Having an impressive portfolio is one of the most important aspects for any web design business. You need a way to show off your work, and site visitors need a way to see what you’re capable of. And of course – it’s one of the easiest ways to demonstrate why you’re better than your competitors.
While it may seem easy to upload screenshots of past projects and call it a day, there’s more to portfolio design than meets the eye. If you want your web design business to stand out, you need to think strategically about how your portfolio looks, the projects you include in it, and how users interact with it.
It’s no easy feat to create a portfolio that not only embodies your brand, but also converts visitors into customers at an impressive rate. To set your web design business up for success with a portfolio that blows the competition away, you need to:
- Research the competition
- Focus on your target market
- Include strategic projects
- Tell the story behind your work
- Create a dynamic, responsive layout
- Include client testimonials
- Have a CTA on every page
Let’s start with step one: researching your competition.
1. Research the competition
Before you do anything to update your portfolio, it’s important to know what you’re up against. Take a moment to do a little research and compare and contrast your business with your competitors. Try to answer the following questions:
- Who are your biggest competitors?
- What are the strengths of their portfolio?
- What are the weaknesses?
- Do you share the same target audience?
- What services do you have in common?
- What value do you provide that they don’t?
By positioning your current portfolio against the competition, you’ll be able to identify opportunities for improvement. For example, if you respect the detail they go into on each project, maybe you can try sharing more background on the work in your own portfolio. Or maybe your competition doesn’t have a single screenshot of work on a mobile-device – use that to your advantage and highlight your emphasis on responsive design!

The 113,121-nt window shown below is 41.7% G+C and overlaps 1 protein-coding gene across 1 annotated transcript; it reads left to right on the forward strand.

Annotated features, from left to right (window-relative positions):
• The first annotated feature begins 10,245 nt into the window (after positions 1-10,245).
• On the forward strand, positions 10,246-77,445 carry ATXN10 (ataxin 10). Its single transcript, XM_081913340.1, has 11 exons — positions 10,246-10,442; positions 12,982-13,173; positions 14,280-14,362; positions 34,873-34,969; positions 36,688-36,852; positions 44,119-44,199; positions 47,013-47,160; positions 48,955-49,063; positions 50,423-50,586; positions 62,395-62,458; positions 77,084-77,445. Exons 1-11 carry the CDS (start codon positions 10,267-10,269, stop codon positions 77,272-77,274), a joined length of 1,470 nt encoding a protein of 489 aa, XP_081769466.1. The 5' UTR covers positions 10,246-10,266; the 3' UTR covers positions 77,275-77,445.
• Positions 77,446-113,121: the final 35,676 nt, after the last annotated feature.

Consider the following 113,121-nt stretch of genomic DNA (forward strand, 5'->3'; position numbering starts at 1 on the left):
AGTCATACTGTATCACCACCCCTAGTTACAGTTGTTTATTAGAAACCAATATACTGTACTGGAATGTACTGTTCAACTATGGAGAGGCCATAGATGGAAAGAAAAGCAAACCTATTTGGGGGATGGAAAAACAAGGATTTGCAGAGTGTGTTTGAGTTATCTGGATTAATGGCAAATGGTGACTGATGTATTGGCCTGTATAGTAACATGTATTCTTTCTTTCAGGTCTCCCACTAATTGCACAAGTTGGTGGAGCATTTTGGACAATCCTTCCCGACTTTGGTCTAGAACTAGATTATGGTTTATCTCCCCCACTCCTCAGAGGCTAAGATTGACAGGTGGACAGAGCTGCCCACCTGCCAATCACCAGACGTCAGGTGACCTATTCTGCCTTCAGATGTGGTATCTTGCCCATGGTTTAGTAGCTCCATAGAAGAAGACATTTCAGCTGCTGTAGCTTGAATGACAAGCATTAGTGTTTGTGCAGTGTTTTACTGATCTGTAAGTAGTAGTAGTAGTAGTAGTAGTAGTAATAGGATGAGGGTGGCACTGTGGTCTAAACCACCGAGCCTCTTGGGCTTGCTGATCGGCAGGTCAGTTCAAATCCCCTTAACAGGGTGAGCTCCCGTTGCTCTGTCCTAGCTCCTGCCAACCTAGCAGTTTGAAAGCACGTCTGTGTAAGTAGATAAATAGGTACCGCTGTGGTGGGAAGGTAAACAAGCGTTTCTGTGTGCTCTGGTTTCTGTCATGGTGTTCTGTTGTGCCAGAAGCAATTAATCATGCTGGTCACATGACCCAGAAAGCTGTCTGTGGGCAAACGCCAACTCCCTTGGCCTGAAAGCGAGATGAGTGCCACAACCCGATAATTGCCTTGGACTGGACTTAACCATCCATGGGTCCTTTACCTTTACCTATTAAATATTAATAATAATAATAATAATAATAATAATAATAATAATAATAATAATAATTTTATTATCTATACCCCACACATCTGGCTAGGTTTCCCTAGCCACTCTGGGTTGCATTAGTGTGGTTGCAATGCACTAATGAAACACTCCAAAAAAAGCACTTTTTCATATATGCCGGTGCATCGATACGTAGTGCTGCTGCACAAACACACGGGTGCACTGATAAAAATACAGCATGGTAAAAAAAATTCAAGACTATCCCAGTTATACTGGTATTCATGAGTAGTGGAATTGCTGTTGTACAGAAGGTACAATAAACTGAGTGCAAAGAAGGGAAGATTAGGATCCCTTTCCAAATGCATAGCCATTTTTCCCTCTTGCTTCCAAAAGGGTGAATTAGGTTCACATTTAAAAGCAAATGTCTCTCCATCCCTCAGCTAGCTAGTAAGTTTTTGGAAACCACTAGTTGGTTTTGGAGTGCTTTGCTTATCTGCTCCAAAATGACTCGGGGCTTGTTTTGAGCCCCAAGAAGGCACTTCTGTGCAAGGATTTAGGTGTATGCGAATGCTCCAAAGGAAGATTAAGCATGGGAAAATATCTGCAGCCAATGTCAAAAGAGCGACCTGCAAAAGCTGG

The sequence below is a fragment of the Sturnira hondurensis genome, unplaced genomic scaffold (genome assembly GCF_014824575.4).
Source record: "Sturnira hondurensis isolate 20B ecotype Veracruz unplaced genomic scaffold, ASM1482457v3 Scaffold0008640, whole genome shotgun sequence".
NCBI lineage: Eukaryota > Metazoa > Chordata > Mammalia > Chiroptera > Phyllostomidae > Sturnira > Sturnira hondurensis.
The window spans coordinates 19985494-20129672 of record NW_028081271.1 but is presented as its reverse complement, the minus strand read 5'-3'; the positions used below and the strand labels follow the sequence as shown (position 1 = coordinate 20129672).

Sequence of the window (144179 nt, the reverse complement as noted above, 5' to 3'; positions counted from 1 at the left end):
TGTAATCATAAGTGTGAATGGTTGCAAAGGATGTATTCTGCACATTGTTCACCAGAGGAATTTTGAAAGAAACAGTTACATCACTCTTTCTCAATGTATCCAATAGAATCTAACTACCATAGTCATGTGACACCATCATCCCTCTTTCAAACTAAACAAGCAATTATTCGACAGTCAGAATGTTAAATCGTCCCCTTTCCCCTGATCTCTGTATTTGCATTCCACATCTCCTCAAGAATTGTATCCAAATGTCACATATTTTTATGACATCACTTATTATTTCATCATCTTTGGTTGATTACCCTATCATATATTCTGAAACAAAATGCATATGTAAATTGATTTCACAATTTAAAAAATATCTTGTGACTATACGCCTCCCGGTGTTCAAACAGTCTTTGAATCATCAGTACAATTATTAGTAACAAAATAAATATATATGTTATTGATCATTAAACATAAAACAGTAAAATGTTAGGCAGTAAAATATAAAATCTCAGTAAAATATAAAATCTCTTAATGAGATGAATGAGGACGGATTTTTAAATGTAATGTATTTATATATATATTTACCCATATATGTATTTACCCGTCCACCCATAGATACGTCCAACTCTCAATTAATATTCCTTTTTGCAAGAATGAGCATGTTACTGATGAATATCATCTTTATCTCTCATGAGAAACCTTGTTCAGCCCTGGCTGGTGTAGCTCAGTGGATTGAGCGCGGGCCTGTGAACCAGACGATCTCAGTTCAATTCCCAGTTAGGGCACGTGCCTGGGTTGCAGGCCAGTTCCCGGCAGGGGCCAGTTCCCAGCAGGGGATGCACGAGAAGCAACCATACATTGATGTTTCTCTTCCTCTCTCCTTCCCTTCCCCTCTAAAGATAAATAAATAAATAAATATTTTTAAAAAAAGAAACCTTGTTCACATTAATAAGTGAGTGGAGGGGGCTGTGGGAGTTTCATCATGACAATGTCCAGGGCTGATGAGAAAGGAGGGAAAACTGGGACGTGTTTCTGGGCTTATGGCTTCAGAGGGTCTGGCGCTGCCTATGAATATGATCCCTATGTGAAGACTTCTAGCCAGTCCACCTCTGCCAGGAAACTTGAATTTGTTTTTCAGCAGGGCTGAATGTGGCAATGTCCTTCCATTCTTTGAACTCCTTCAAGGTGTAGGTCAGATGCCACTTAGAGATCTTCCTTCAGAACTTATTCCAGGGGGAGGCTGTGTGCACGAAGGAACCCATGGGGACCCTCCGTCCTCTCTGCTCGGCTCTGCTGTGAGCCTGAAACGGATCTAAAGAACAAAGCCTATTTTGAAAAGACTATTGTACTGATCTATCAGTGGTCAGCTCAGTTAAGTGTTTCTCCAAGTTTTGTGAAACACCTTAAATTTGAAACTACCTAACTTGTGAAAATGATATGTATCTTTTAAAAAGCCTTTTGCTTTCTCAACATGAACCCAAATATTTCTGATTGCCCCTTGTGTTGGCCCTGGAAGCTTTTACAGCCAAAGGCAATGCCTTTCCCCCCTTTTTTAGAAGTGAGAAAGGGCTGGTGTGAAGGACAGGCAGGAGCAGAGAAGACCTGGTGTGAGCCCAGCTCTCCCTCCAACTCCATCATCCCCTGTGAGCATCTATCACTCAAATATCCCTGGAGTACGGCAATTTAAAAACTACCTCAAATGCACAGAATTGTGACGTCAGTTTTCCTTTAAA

Don’t just think about true competitors, either. Use this research time to think about elements you like in portfolios and find a little inspiration. You can stick to the design field, or branch outside of it to look for inspiring business websites.
Once you have a few ideas of what you want to focus on during your portfolio redesign, you can start thinking about the actionable steps to make it happen. Keep those in mind as we work through the next steps, as they can often build on each other!
2. Showcase work that speaks to your target market
As you’re looking at your portfolio, you may be tempted to put any and every project in there to show the depth of your experience. Don’t.
You want to focus on the projects that are going to resonate the most with your target market so they can start to imagine the website you’ll create for them. Here’s an example.
Let’s say you specialize in creating websites for bloggers. Your homepage says it, your about page says it, but your portfolio shows examples of sites for banks and non-profits and blogs and other things. While it’s obvious you’ve got a lot of talent and experience, if you’re up against another designer who only shows examples of websites for bloggers, it’s going to be harder to convince that potential client to choose you.
By focusing on your niche and showing the most relevant examples, your portfolio will act as more than just examples of your work – it’ll become a critical sales tool.
“You may be tempted to put any and every project in your portfolio to show the depth of your experience. Don’t. You want to focus on the projects that are going to resonate the most with your target market so they can start to imagine the website you’ll create for them. ”
3. Include strategic projects for maximum impact
Including projects targeted for your audience is step one. Next, think about the type of projects you’re going to showcase in your portfolio. Again, don’t get stuck thinking you have to use every relevant example you’ve ever worked on. Choose the projects with the most impact.
When you think about your portfolio, try to include work that meets a few different objectives. For example, you could think about including:
- A project that you loved working on, with details about the process
- A project that you’re outrageously proud of the final outcome, and why
- A project that a client was really excited about, with a matching case study or testimonial
- A project that you did for free, perhaps for a non-profit or passion project related to your target audience
- A project that won an award, with information about why
By liting out a few different purposes for your portfolio, you’ll increase your chances that someone will find whatever they’re looking for as they scroll through your work. This will also help ensure a little balance, to keep things varied.
4. Don’t just show the work, tell the story behind it
Anyone can upload images of projects and call it a day. To make your portfolio stand out, tell the story behind each piece.